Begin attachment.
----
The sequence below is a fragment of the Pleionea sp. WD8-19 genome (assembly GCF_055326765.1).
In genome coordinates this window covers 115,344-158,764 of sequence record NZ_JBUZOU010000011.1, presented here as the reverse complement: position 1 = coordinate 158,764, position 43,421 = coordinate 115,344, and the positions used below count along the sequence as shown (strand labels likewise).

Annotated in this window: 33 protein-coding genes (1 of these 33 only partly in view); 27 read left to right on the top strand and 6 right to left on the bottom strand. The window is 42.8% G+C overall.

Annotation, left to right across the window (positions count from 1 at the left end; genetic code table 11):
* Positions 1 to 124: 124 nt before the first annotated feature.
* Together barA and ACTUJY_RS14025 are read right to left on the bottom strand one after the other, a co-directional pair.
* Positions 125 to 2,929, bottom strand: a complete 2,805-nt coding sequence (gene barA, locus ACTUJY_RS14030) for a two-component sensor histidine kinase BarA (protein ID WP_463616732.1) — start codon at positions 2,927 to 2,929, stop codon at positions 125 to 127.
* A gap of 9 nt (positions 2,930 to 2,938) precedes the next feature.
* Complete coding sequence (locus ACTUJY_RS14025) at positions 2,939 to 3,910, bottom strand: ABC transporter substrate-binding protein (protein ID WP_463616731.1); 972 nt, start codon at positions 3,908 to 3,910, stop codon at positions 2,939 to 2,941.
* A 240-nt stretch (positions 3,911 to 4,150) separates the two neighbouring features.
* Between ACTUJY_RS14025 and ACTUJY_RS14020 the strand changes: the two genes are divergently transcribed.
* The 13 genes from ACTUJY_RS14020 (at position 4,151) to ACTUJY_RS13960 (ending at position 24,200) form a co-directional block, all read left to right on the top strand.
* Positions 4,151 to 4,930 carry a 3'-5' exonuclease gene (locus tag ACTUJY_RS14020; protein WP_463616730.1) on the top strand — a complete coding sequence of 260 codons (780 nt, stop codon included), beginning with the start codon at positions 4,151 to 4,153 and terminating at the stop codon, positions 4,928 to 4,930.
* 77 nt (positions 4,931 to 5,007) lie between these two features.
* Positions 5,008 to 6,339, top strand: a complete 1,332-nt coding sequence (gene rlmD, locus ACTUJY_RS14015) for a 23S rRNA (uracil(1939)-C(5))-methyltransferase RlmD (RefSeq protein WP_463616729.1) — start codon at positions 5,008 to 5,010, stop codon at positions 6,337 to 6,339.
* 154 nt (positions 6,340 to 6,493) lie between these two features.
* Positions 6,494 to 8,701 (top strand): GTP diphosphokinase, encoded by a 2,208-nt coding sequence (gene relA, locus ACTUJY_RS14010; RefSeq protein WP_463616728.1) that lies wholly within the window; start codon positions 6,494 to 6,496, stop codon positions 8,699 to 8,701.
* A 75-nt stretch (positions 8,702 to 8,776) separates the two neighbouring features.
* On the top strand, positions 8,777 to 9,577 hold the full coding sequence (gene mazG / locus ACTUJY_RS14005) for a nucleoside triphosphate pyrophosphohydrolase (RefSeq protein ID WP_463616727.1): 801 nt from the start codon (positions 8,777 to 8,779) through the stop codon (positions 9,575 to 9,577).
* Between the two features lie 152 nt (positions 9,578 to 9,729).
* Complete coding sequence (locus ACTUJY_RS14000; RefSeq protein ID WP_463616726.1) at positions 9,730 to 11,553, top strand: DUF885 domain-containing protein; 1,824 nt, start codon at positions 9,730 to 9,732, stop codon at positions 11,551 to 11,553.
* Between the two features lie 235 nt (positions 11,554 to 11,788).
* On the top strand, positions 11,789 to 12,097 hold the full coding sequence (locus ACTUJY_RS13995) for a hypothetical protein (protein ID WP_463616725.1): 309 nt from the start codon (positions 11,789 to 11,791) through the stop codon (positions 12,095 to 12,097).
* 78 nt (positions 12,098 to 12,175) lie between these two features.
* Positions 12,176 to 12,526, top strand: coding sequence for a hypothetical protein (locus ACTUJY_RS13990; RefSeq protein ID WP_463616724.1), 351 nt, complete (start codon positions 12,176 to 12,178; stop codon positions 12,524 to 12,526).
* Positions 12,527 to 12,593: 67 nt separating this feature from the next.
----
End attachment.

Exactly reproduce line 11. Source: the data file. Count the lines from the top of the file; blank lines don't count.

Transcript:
* Between ACTUJY_RS14025 and ACTUJY_RS14020 the strand changes: the two genes are divergently transcribed.